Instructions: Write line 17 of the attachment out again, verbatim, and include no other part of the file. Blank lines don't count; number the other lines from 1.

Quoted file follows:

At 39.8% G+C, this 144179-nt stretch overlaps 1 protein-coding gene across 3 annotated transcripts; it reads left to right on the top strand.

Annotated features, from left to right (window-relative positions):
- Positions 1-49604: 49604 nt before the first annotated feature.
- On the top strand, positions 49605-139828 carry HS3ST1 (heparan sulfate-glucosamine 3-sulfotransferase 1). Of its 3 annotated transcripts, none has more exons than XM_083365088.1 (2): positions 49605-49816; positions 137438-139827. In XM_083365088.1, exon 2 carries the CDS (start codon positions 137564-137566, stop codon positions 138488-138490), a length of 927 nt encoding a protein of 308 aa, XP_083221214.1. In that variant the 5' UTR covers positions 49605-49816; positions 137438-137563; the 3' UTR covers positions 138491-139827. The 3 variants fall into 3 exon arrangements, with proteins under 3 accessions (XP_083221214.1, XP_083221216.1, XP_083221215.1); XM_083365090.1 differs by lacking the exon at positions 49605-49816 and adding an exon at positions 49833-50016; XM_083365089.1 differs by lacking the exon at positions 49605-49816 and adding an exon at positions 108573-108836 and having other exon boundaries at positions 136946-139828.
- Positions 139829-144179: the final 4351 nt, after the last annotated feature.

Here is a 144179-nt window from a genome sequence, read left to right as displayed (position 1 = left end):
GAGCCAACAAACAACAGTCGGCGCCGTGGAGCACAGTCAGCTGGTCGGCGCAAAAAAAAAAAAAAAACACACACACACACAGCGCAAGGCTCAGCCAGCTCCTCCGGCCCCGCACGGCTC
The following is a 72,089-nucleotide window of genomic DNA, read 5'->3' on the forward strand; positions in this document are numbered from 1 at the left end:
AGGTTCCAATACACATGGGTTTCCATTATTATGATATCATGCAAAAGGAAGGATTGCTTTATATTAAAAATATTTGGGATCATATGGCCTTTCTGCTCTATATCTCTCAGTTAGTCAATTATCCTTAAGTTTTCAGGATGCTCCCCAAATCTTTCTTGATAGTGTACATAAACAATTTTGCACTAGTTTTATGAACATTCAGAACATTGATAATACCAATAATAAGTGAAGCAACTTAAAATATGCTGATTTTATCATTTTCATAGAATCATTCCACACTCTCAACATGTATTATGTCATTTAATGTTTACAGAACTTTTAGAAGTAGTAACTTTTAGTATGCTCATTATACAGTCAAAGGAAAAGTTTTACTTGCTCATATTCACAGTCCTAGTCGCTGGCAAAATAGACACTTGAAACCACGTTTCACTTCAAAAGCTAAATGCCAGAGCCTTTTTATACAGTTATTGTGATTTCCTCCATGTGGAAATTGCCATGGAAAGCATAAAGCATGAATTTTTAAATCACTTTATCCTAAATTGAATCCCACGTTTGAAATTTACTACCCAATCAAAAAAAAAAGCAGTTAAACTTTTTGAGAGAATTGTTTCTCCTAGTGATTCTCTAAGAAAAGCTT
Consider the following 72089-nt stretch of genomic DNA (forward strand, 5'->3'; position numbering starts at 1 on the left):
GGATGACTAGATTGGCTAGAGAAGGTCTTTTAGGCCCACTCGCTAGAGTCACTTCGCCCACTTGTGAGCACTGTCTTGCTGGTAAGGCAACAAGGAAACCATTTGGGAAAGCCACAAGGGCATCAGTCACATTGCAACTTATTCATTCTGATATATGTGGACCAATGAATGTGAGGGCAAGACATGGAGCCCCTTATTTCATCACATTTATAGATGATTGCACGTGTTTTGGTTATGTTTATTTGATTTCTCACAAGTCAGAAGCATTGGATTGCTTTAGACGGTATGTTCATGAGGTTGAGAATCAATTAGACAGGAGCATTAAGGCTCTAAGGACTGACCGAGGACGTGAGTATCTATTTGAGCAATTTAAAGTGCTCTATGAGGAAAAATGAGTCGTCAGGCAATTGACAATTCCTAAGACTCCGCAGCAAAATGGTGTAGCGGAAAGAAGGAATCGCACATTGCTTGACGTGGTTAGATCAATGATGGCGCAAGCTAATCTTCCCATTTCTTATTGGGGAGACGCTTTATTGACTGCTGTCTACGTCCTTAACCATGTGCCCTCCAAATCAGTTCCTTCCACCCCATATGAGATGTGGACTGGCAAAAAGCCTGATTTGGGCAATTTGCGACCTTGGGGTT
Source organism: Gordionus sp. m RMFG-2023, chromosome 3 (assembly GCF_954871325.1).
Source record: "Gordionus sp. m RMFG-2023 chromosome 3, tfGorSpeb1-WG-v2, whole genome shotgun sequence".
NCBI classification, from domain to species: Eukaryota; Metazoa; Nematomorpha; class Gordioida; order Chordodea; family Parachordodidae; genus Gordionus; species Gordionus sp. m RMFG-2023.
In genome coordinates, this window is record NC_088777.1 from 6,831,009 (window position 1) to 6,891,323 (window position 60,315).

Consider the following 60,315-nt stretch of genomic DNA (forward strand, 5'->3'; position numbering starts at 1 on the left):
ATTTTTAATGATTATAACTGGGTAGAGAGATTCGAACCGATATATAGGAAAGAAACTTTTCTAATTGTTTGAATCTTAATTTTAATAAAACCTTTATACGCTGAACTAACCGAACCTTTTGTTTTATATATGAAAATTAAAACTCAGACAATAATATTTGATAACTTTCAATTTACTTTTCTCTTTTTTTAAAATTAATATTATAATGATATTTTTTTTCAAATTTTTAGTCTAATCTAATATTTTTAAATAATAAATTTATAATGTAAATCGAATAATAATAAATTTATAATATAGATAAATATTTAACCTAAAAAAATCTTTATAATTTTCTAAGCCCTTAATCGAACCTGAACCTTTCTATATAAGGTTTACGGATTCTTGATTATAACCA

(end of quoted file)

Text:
ATTTTTAATGATTATAACTGGGTAGAGAGATTCGAACCGATATATAGGAAAGAAACTTTTCTAATTGTTTGAATCTTAATTTTAATAAAACCTTTATACGCTGAACTAACCGAACCTTTTGTTTTATATATGAAAATTAAAACTCAGACAATAATATTTGATAACTTTCAATTTACTTTTCTCTTTTTTTAAAATTAATATTATAATGATATTTTTTTTCAAATTTTTAGTCTAATCTAATATTTTTAAATAATAAATTTATAATGTAAATCGAATAATAATAAATTTATAATATAGATAAATATTTAACCTAAAAAAATCTTTATAATTTTCTAAGCCCTTAATCGAACCTGAACCTTTCTATATAAGGTTTACGGATTCTTGATTATAACCA